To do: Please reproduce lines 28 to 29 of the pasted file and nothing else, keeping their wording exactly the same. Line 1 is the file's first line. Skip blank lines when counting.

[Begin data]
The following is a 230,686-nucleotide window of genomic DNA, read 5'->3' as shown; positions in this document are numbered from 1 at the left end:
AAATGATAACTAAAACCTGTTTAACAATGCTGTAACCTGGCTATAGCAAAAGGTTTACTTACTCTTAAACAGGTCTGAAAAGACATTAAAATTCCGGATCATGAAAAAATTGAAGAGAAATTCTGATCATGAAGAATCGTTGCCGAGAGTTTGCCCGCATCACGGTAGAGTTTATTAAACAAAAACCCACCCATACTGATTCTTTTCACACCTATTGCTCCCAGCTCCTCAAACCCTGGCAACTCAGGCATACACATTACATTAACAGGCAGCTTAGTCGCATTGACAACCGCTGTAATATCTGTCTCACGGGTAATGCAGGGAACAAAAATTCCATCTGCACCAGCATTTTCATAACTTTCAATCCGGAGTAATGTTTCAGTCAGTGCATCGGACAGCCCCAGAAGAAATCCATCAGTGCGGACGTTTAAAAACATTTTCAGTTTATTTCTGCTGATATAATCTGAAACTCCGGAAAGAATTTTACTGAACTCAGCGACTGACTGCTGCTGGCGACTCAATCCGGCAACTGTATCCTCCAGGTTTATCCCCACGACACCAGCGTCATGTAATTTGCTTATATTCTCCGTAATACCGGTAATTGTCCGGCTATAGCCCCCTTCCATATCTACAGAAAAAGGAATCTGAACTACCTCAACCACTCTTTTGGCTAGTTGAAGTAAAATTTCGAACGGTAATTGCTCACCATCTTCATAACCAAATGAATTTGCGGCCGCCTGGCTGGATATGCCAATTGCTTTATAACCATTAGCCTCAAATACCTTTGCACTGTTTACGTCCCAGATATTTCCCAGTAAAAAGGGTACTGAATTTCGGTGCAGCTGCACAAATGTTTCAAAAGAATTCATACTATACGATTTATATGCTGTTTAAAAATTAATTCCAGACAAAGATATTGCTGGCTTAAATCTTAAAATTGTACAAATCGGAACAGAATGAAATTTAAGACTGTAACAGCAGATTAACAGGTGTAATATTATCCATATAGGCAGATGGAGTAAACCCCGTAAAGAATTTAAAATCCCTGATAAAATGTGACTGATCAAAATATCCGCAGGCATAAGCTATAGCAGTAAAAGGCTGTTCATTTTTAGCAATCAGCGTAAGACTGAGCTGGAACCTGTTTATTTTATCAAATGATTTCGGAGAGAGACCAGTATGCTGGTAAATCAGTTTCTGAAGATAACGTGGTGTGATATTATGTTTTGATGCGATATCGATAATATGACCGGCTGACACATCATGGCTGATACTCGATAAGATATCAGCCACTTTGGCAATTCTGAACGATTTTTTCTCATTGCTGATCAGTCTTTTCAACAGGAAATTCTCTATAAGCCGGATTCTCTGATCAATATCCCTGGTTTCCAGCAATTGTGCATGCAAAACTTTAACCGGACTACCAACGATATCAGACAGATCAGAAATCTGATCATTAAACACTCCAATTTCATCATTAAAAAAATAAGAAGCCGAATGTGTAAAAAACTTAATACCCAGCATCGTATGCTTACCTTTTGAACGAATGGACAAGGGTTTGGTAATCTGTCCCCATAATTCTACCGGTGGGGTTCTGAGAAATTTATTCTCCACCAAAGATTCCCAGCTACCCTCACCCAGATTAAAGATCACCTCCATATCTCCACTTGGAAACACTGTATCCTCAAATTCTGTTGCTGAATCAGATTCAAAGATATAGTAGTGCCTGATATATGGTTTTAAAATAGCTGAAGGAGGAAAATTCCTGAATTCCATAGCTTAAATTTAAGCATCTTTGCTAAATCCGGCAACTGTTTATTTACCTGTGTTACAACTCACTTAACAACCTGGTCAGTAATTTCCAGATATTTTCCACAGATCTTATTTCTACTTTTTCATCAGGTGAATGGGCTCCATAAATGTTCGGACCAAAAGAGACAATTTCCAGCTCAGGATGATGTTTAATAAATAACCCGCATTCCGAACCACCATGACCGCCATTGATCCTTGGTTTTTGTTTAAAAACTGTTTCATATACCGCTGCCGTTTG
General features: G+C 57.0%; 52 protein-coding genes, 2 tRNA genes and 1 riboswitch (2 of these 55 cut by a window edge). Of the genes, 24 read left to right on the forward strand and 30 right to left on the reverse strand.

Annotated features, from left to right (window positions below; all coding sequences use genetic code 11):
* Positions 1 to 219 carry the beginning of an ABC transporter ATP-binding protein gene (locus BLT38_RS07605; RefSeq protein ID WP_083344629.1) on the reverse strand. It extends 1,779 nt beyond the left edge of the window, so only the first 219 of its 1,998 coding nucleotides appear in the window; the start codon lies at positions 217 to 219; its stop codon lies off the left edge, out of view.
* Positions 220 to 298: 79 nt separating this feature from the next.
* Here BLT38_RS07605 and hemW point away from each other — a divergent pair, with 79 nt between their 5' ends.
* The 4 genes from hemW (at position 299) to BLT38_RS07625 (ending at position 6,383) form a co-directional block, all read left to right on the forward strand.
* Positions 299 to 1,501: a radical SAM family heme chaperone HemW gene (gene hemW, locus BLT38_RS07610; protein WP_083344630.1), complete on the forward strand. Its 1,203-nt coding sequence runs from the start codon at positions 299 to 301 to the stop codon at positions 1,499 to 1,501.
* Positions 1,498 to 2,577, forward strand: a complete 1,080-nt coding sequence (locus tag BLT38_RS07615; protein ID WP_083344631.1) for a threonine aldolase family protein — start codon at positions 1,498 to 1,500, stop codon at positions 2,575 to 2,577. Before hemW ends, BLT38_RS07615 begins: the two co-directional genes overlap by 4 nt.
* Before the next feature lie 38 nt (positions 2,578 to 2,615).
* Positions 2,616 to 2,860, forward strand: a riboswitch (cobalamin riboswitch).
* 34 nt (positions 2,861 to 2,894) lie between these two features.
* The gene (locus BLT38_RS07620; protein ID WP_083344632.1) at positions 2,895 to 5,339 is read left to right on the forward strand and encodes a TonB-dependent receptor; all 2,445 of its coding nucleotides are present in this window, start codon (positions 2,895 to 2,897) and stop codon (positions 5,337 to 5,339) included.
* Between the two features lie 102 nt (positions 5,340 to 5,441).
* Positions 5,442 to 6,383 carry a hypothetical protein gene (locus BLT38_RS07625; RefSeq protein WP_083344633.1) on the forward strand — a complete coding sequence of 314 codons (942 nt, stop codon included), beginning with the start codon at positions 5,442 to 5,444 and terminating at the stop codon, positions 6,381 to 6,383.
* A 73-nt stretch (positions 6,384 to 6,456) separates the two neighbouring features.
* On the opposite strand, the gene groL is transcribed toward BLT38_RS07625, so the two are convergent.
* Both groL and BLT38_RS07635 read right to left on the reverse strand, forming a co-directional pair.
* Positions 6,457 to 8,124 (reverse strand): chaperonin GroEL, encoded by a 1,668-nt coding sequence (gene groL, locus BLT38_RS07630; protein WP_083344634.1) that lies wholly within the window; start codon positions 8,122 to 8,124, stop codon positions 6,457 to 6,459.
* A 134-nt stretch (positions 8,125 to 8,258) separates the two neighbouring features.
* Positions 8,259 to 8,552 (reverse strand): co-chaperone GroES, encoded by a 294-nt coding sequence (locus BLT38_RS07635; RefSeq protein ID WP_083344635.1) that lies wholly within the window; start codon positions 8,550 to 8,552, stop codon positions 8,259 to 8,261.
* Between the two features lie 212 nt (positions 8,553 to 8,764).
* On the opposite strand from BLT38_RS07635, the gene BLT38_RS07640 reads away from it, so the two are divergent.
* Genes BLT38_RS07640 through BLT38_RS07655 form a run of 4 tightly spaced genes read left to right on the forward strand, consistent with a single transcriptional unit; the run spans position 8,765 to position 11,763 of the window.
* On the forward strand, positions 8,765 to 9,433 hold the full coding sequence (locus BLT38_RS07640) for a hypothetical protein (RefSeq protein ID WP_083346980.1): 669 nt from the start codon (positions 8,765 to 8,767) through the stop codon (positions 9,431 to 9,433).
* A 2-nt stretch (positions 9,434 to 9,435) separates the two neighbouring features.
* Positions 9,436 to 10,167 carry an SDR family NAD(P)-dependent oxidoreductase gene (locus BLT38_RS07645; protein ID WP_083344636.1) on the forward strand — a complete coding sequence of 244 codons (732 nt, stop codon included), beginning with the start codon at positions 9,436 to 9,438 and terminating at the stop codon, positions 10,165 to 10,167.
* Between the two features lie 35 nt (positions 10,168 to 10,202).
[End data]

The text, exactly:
* Positions 9,436 to 10,167 carry an SDR family NAD(P)-dependent oxidoreductase gene (locus BLT38_RS07645; protein ID WP_083344636.1) on the forward strand — a complete coding sequence of 244 codons (732 nt, stop codon included), beginning with the start codon at positions 9,436 to 9,438 and terminating at the stop codon, positions 10,165 to 10,167.
* Between the two features lie 35 nt (positions 10,168 to 10,202).